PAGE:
Two Days of Television and Vermin in North Carolina
I woke up to several droppings and liquidy grossness inches from my face on the pull-out couch. Further investigation showed a few pellets down the side of the mattress and on the floor as well.
Mom: “It’s something, but not sure it’s a mouse.”
I didn’t want to think it was a mouse either, but realistically, what were the alternatives? Cockroaches? Bat? (Maybe I’m now a vampire?)
A friend texted me, “Are you sure it wasn’t there when you went to sleep and you just didn’t notice it?”
I said I was positive, but then wasn’t sure. On further consideration, that it had been there before me was likely. The droppings were between the cover and fitted sheets, and I hadn’t even turned down that side of the bed.
Horrific as it seemed, I had crawled into bed with feces.
We spent all day laundering the bedsheets. I had to convince my mother that we needed to clean everything that had come in contact with the bed. (I’m a little surprised she didn’t tell me just to brush the poo away and “not worry about it.”) I spent some time furiously vacuuming the area. My parents could have gotten a Science Foundation grant to study all of the ecosystems and life forms that were living in and around the couch.
“Do you think I need to wash everything?” I asked, gesturing to the multiple Vera Bradley bags holding my belongings that had been scattered around the seating area.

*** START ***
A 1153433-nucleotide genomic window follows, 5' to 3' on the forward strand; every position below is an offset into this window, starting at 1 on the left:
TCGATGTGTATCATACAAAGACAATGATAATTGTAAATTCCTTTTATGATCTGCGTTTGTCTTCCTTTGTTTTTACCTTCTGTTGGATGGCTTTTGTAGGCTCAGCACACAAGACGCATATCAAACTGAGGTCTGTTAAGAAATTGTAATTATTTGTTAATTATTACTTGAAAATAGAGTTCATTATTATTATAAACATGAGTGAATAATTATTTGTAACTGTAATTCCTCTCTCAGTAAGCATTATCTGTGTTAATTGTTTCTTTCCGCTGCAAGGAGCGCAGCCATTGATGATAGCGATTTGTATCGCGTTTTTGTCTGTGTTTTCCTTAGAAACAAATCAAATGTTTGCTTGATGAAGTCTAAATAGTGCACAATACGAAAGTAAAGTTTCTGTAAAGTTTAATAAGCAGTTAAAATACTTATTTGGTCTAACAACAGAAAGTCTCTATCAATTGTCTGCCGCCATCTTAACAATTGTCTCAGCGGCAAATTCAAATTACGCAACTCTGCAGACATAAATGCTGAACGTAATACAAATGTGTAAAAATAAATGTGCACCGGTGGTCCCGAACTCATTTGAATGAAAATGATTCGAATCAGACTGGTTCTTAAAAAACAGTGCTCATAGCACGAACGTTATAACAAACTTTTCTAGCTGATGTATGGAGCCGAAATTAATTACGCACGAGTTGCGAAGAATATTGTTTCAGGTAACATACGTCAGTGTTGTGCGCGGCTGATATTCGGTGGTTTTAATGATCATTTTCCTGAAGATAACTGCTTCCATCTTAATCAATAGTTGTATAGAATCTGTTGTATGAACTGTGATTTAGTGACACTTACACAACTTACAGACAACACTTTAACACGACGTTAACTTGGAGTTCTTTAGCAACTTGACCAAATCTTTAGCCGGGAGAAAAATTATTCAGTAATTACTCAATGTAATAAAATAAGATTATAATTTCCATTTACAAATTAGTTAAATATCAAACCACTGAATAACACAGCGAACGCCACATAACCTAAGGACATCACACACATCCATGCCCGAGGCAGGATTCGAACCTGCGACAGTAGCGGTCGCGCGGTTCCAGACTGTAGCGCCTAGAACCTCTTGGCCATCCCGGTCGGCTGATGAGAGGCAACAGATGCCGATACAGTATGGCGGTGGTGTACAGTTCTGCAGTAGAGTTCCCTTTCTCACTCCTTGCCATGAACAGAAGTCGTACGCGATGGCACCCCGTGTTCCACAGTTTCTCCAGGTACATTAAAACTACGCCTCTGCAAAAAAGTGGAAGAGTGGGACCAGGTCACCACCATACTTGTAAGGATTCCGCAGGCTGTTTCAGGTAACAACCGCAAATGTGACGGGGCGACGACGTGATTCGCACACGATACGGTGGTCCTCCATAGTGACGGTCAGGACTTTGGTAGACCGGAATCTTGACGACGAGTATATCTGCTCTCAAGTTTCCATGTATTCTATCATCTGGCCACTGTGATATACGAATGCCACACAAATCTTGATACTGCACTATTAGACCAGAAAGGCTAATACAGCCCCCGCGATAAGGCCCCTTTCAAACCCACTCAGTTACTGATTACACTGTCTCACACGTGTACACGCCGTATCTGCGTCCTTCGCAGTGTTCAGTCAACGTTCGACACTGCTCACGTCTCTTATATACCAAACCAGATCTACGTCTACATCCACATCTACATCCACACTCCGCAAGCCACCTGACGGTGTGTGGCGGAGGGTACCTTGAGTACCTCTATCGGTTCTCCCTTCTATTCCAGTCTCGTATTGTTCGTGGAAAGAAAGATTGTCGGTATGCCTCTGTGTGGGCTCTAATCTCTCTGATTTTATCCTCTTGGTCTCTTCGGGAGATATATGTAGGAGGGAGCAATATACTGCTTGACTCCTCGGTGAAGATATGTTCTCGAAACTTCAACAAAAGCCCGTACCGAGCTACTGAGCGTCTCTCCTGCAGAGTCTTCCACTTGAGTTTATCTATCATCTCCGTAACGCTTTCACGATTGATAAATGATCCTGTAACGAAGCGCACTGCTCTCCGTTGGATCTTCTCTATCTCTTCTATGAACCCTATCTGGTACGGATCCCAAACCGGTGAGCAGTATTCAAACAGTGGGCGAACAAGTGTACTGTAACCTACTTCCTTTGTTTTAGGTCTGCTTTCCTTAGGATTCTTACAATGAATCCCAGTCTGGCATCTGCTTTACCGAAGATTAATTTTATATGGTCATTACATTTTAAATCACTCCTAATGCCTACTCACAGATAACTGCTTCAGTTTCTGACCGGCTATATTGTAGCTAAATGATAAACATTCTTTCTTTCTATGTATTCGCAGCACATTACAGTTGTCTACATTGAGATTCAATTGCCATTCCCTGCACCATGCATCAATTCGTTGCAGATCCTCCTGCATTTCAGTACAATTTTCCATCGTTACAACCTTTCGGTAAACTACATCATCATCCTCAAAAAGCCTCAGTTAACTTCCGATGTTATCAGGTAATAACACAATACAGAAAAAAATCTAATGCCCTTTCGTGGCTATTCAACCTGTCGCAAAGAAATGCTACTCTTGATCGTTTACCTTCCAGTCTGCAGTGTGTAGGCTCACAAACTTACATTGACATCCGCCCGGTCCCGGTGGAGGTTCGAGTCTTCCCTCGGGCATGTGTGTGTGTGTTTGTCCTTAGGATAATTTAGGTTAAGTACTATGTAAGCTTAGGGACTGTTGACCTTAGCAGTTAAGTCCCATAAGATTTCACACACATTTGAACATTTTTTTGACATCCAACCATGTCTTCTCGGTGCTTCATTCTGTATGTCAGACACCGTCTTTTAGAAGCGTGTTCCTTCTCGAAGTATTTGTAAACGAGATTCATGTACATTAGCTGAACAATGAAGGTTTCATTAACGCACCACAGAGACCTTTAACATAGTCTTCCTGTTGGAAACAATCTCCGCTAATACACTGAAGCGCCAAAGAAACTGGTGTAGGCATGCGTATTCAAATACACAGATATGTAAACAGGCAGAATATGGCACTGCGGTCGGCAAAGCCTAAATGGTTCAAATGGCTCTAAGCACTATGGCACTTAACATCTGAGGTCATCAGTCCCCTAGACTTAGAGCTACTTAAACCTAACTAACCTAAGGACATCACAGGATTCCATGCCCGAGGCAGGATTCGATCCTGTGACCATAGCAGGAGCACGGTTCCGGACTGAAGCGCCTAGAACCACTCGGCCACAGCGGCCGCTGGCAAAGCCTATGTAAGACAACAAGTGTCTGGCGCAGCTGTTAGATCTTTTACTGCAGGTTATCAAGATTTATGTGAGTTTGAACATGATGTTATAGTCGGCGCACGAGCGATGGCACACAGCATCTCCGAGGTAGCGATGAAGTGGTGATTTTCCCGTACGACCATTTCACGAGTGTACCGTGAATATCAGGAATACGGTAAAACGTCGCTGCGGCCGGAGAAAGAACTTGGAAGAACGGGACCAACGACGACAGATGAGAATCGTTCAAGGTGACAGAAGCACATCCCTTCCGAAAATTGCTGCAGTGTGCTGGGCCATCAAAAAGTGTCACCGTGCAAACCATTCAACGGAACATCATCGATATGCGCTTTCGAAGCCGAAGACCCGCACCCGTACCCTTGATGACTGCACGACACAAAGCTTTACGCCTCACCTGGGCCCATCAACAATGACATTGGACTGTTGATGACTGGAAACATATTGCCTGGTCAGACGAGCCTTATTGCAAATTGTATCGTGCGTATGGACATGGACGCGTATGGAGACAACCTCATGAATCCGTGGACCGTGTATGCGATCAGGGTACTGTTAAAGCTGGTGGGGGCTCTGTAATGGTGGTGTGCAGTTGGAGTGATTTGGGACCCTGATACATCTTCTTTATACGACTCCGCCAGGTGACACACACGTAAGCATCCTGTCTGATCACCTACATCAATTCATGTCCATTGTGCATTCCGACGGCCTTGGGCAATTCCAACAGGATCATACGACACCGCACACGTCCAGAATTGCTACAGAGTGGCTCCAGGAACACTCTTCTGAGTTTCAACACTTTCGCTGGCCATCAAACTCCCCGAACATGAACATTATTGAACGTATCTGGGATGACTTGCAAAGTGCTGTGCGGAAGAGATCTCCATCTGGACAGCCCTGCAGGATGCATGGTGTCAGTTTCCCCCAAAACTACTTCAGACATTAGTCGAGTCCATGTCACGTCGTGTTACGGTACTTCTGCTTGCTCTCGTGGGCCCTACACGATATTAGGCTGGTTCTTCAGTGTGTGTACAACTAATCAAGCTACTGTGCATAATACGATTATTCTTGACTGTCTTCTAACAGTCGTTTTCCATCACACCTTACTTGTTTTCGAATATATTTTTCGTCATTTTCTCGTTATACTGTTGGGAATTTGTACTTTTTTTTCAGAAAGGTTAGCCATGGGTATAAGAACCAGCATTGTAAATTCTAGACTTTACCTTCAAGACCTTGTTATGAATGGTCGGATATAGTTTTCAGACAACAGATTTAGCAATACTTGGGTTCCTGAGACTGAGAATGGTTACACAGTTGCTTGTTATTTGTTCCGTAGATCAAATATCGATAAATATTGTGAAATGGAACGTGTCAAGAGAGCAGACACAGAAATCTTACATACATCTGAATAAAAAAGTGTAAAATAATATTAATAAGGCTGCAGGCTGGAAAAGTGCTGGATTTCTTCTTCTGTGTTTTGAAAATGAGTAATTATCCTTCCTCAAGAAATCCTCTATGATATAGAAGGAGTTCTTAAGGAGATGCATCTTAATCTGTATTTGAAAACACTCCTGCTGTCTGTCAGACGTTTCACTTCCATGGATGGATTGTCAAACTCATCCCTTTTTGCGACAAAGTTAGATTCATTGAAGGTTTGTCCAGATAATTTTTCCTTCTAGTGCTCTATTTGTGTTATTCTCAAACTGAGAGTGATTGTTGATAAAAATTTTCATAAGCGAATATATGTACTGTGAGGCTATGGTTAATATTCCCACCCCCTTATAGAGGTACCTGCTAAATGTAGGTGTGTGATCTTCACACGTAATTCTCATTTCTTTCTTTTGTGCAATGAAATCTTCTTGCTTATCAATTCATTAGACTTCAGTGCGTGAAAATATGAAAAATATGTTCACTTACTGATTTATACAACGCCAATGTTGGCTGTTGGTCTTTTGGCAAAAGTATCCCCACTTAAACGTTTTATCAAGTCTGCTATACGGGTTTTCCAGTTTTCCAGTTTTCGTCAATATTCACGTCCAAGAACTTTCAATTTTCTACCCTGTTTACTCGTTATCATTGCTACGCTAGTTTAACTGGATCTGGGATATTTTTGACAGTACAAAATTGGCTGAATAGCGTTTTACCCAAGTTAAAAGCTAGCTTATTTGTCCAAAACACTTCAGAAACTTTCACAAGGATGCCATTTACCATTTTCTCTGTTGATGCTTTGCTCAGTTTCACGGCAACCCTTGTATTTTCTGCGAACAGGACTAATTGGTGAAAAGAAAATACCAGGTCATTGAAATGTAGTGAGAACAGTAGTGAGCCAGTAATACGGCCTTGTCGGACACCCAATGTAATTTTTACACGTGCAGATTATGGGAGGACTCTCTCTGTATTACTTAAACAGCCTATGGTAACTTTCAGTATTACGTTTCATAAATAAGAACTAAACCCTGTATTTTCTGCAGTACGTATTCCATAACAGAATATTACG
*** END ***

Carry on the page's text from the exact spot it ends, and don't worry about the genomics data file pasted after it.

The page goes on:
“No. I’d be the first to tell you.”
“I don’t think you would.”
Later, a ladybug fell out of my shoe. These are supposed to be good luck, I know, but it just seemed like one more bug/rodent in my life.
That night, we watched The Interview. Before crawling under the newly laundered sheets, I examined all around the bed for anything sentient besides me and prepared myself for nightmares about mice droppings and North Korea.
The next evening, I suggested watching Black Mirror on the strength of recommendations from friends. I didn’t know anything about it and a cursory sweep of the show’s wikipedia page didn’t give much away, except that it was about technology. I didn’t investigate further.
First episode: pig sex.
That is, a man having intercourse with a pig.
My mother was horrified. I wasn’t thrilled.
Next, we tried to watch The Killing, which starts with a rape. That was off within 30 seconds.
My mother wanted something less disturbing. She suggested Breaking Bad, which she had already seen in its entirety. (I had only seen one season.)
A drug dealer was beaten literally to death in the first act. I remarked that I was glad we were now watching family-friendly entertainment.
“Killing — I don’t mind killing. Killing and drugs are ok.” She paused. “The drugs make it easier to swallow,” she explained. Then one of the murderous drug lords came on the screen and she began saying his lines with him like she was singing along with White Christmas.
Another drug dealer viciously beat a crony, and I shook my head. She said, “Ok, I agree. This show had some episodes that were pretty gruesome and dark too. But not pig sex.”
“I’m just pointing out that this isn’t exactly wholesome.”
“You’re right. But you’re used to this. You live in D.C.”
I grew restless. Honestly, I don’t get all the fuss over Breaking Bad. You’d think it was Gilmore Girls or something.
We watched a couple of other things on offer at Netflix, all forgettable. I said we could go back to Breaking Bad. “Maybe they’ll liven it up with some pig sex.”
Instead, we both went to bed.